Early Sunday morning, Tropical Depression 10 became Tropical Storm Idalia. Today, the storm wobbled south and did not show much sign of organizing, but in the last couple of hours on Sunday that has started to change, and the circulation is starting to look more robust. This is a sign that the storm is likely starting to deepen and could become a hurricane sooner than predicted. This will allow better skill in forecasting the movement of the storm, since a well-defined vertical storm is easier for the mid-level winds to push around than the loose array of thunderstorms that was present most of today. The forecast cones that have been issued today by the National Hurricane Center have been shifting slightly towards the east, but that is no guarantee that that trend will continue once the storm becomes better organized.

Idalia is currently predicted to make landfall along the northeastern Gulf Coast early on Wednesday morning, likely as a category 2 storm. However, because of its drift today to the south, it could take longer to reach the Gulf Coast. A longer time over the very warm Gulf water would be likely to increase the strength of the storm, and rapid intensification similar to Hurricanes Ian and Michael cannot be ruled out, although it is not likely to become a Category 5 storm. If it is a strong storm at landfall, it could make it all the way into Georgia as a hurricane. A later landfall would give people more time to prepare, but the impacts would like be worse in this case.

Since the storm has a broad circulation, we are likely to see strong winds and rain far from the center of the storm, so don’t focus just on the predicted storm path or cone. That only shows where the center of the storm will be and does not highlight everywhere strong winds and heavy rain will occur. The biggest impacts, including heavy rain of up to over 6 inches of rain, high winds, and some scattered tornadoes to the right of the storm track, will start occurring over the Florida peninsula on Tuesday and will spread into southern Georgia by late Tuesday night or early Wednesday morning, so preparations for the hurricane should be complete by Tuesday sunset in those areas. The storm is then expected to move northeast along the Georgia coast and then into South Carolina. Windy and rainy conditions could cover quite a bit of Georgia and South Carolina as well as southeast Alabama and eastern North Carolina.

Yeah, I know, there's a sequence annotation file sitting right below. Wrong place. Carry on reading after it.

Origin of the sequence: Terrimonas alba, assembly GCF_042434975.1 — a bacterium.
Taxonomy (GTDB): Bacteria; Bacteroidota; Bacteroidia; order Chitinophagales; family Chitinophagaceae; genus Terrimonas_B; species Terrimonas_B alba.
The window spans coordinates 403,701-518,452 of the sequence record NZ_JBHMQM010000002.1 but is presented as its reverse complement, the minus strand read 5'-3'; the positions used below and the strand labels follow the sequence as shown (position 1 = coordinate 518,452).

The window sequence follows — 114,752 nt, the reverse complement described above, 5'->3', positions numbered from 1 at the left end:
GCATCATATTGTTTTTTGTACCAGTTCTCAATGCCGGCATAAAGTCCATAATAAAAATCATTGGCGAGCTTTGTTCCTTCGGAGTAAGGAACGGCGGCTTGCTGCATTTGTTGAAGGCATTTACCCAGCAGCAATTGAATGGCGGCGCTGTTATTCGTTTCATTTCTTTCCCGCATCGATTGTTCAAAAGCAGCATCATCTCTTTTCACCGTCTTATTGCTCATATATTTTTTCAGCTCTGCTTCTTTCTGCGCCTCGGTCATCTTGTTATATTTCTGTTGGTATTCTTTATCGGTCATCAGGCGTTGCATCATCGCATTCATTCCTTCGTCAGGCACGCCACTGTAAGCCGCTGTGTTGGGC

There are currently storm surge warnings in the Big Bend area of the northeast Gulf of Mexico, where a shallow shelf will help water rise to 11 feet or more in some places. This could be made worse by extra-high tides due to the full moon later this week. On the East Coast, onshore wind ahead of Idalia will pile up 2-4 feet of water along the coast, but this could also increase if it hits at high tide. The runoff from the heavy rain will make the coastal flooding worse. If you have a boat along the coast, now would be a good time to secure it.

If you live in the area that Idalia is likely to impact, now is the time to get your preparations done. Bring in any loose items and remove dead tree limbs that could become wind-driven missiles. Gas up vehicles and move them out of areas likely to flood. Prepare for power outages and lack of water for several days. Determine if you need to evacuate and if you do, get out sooner rather than waiting until roads are clogged or flooded. Producers should consider putting fungicides on their peanuts and other crops before the storm hits since it may be too wet to get into the fields for several days after Idalia passes and fungal diseases are rampant this year. Pecan farmers should also stop irrigating their trees for a few days to let the soil dry out so that there is less likelihood of trees being blown over due to the wet ground. Livestock producers and pet owners should make sure their animals have a safe place to shelter and have food and water available for after the storm passes.

Most importantly, keep watching the forecast for updates in the timing and path of the storm, because where you are with respect to the storm’s circulation will help determine what weather you experience at your location. Listen to the National Weather Service for local forecasts and be prepared to leave if your Emergency Managers issue an evacuation order.

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